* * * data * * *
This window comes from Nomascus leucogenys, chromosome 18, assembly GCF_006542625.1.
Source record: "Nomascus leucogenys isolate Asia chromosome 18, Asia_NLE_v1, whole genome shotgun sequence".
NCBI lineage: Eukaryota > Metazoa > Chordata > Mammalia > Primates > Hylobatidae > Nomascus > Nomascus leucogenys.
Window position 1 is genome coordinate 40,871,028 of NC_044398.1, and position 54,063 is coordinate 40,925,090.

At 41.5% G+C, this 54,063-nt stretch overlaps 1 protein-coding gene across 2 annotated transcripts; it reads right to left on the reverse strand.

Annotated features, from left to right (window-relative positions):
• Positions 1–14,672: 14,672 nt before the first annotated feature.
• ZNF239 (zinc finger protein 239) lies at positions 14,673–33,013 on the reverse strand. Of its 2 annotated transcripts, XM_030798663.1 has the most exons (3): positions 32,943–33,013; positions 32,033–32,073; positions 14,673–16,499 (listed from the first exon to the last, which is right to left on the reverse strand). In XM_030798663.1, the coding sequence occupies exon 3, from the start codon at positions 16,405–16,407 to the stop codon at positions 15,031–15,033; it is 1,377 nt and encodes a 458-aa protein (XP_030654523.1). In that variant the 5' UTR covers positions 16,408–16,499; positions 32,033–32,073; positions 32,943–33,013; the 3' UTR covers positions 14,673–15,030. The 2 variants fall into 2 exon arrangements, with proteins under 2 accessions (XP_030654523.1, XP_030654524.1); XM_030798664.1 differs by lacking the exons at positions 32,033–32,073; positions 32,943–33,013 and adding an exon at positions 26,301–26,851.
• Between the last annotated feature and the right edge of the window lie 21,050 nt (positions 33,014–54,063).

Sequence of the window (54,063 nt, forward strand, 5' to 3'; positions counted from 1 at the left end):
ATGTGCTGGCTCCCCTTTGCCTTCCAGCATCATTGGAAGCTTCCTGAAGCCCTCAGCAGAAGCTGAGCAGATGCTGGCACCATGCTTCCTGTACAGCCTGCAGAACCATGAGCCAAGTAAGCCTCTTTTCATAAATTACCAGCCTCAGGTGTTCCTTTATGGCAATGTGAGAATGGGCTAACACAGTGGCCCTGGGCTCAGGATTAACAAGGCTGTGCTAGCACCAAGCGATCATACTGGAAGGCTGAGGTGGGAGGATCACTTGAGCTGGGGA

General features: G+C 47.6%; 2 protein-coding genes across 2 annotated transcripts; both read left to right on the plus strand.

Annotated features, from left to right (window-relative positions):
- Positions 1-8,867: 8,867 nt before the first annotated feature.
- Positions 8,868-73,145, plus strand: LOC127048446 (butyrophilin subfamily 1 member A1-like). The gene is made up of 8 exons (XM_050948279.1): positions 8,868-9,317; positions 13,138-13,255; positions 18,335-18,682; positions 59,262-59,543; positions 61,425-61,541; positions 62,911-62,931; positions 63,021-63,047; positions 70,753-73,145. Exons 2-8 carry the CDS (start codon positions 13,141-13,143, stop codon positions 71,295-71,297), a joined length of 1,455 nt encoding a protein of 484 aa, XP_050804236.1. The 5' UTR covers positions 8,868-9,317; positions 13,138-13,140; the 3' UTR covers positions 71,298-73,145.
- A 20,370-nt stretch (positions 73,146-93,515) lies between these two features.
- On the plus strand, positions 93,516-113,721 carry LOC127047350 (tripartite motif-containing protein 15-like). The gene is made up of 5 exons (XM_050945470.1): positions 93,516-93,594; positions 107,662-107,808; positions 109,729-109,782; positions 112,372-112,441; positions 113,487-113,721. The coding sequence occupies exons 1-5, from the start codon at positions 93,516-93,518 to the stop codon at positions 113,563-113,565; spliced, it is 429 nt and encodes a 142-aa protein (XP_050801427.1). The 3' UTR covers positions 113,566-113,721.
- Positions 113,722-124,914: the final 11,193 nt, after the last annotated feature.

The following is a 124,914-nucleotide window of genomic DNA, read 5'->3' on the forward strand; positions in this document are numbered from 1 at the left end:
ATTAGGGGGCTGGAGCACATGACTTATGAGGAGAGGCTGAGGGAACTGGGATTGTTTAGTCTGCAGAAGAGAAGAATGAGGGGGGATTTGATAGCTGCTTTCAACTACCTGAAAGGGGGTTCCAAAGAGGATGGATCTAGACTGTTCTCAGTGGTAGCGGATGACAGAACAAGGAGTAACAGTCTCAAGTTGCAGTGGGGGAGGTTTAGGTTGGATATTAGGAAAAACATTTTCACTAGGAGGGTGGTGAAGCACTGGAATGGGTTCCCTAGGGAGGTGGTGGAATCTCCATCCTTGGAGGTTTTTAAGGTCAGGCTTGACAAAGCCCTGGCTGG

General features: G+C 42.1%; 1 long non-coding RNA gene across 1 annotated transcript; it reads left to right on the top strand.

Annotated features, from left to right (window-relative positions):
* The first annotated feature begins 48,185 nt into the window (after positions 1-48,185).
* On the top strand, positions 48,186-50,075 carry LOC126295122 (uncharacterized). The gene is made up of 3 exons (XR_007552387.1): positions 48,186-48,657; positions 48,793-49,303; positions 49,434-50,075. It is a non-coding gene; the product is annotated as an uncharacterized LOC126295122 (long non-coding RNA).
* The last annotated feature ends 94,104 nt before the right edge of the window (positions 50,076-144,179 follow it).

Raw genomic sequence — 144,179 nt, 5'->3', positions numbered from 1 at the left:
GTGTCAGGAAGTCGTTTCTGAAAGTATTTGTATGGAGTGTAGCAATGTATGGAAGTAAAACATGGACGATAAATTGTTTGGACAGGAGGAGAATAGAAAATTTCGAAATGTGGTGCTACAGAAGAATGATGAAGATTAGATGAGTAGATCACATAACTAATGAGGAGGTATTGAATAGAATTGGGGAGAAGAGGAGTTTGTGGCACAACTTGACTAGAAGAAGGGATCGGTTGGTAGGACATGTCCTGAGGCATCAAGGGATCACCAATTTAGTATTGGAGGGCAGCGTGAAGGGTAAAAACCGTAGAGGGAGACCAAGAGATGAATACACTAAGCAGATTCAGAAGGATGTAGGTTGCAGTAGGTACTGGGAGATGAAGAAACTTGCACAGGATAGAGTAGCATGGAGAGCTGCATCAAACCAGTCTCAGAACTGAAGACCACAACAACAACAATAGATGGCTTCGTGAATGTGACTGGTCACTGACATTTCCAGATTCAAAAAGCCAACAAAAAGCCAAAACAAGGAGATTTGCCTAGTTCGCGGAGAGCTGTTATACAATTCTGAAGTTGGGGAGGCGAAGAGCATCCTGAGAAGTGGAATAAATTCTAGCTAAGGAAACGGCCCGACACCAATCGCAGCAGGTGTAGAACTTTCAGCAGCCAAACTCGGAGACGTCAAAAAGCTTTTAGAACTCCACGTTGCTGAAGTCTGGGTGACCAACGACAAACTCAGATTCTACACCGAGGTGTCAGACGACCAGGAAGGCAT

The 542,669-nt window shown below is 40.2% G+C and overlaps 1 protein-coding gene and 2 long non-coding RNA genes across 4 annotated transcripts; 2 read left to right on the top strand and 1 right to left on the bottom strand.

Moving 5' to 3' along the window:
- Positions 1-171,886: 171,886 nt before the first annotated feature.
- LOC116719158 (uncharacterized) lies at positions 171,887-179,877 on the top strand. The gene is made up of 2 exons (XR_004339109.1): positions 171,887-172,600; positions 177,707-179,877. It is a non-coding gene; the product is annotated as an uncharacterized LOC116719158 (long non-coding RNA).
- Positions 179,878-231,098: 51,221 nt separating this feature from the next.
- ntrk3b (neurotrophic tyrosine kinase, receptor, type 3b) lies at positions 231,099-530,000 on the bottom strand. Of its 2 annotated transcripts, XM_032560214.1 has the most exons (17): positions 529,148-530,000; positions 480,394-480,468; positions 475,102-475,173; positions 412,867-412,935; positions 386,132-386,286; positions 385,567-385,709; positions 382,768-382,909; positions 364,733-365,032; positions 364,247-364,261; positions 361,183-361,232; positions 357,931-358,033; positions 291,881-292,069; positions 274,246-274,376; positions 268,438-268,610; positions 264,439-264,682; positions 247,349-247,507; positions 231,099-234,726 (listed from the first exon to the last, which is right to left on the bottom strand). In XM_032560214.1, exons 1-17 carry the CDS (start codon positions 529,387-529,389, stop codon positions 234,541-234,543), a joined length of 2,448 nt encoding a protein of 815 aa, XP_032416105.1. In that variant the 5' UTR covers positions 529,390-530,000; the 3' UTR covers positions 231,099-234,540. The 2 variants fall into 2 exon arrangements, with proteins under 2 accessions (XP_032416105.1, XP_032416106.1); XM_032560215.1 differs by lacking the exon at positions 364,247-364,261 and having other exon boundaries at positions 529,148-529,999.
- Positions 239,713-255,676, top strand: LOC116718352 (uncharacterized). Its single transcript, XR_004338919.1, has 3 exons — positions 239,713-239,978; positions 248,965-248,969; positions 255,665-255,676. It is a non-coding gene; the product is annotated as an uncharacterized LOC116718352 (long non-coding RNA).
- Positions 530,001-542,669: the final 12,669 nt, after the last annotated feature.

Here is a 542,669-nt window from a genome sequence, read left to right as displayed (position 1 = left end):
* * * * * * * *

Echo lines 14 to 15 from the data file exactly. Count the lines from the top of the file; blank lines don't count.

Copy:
- Positions 1-8,867: 8,867 nt before the first annotated feature.
- Positions 8,868-73,145, plus strand: LOC127048446 (butyrophilin subfamily 1 member A1-like). The gene is made up of 8 exons (XM_050948279.1): positions 8,868-9,317; positions 13,138-13,255; positions 18,335-18,682; positions 59,262-59,543; positions 61,425-61,541; positions 62,911-62,931; positions 63,021-63,047; positions 70,753-73,145. Exons 2-8 carry the CDS (start codon positions 13,141-13,143, stop codon positions 71,295-71,297), a joined length of 1,455 nt encoding a protein of 484 aa, XP_050804236.1. The 5' UTR covers positions 8,868-9,317; positions 13,138-13,140; the 3' UTR covers positions 71,298-73,145.